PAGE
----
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SHA-3 (Secure Hash Algorithm 3), a subset of the cryptographic primitive family Keccak (/ˈkɛtʃæk/, or /kɛtʃɑːk/), is a cryptographic hash function designed by Guido Bertoni, Joan Daemen, Michaël Peeters, and Gilles Van Assche, building upon RadioGatún. SHA-3 is a member of the Secure Hash Algorithm family. The SHA-3 standard was released by NIST on August 5, 2015. The reference implementation source code was dedicated to public domain via CC0 waiver.

Design

SHA-3 uses the sponge construction, in which data is "absorbed" into the sponge, then the result is "squeezed" out. In the absorbing phase, message blocks are XORed into a subset of the state, which is then transformed as a whole. In the "squeeze" phase, output blocks are read from the same subset of the state, alternated with state transformations. The size of the part of the state that is written and read is called the "rate" (often denoted r), and the size of the part that is untouched by input/output is called the "capacity" (often denoted c). The capacity determines the security of the scheme. The maximum security level is half the capacity.

In SHA-3, the state consists of a 5 × 5 array of 64-bit words, 1600 bits total. Keccak is also defined for smaller power-of-2 word sizes w down to 1 bit (25 bits total state). Small state sizes can be used to test cryptanalytic attacks, and intermediate state sizes (from w = 8, 200 bits, to w = 32, 800 bits) can be used in practical, lightweight applications.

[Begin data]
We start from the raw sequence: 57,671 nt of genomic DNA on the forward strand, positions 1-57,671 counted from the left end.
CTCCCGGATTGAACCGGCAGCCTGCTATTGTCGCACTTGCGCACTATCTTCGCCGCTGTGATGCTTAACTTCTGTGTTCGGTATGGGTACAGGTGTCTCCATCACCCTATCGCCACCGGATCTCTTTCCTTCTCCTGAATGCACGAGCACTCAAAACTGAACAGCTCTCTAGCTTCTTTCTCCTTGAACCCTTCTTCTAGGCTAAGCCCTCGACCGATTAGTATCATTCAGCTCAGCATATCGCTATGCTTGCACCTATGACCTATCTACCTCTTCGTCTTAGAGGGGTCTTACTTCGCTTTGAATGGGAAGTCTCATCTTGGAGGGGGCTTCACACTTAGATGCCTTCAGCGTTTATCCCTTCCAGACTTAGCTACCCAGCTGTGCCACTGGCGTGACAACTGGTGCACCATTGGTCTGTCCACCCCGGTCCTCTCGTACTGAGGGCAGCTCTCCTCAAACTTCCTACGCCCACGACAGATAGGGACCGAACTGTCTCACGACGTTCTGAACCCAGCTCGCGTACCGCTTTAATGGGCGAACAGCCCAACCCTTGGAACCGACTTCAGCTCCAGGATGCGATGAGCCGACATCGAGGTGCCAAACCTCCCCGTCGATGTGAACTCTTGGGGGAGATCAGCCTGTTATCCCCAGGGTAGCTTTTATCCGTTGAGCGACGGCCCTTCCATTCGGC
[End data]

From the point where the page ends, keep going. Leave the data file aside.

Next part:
The block transformation is a permutation that uses xor, and and not operations, and designed for easy implementation in both software and hardware. The authors claim 12.5 cycles per byte on an Intel Core 2 CPU. However, in hardware implementations, it is notably faster than all other finalists.

Keccak's authors have proposed additional, not-yet-standardized uses for the function, including an authenticated encryption system and a "tree" hashing scheme for faster hashing on certain architectures.

Comparison of SHA functions

In the table below, internal state means the "internal hash sum" after each compression of a data block.

Note that performance will vary not only between algorithms, but also with the specific implementation and hardware used. The OpenSSL tool has a built-in "speed" command that benchmarks the various algorithms on the user's system.

Algorithm and variant Output size
(bits)
Internal state size
(bits)
Block size
(bits)
Max message size
(bits)
Rounds Operations Security bits
(Info)
Example performance
(MiB/s)
First Published
MD5 (as reference) 128 128
(4 × 32)
512 Unlimited 64 And, Xor, Rot, Add (mod 232), Or <64
(collisions found)
335 1992
SHA-0 160 160
(5 × 32)
512 264 − 1 80 And, Xor, Rot, Add (mod 232), Or <80
(collisions found)
- 1993
SHA-1 160 160
(5 × 32)
512 264 − 1 80 <63
(collision found)
192 1995
SHA-2 SHA-224
SHA-256
224
256
256
(8 × 32)
512 264 − 1 64 And, Xor, Rot, Add (mod 232), Or, Shr 112
128
139 2001
SHA-384
SHA-512
SHA-512/224
SHA-512/256
384
512
224
256
512
(8 × 64)
1024 2128 − 1 80 And, Xor, Rot, Add (mod 264), Or, Shr 192
256
112
128
154 2001
SHA-3 SHA3-224
SHA3-256
SHA3-384
SHA3-512
224
256
384
512
1600
(5 × 5 × 64)
1152
1088
832
576
Unlimited 24 And, Xor, Rot, Not 112
128
192
256
- 2015
SHAKE128
SHAKE256
d (arbitrary)
d (arbitrary)
1344
1088
min(d/2, 128)
min(d/2, 256)
- 2015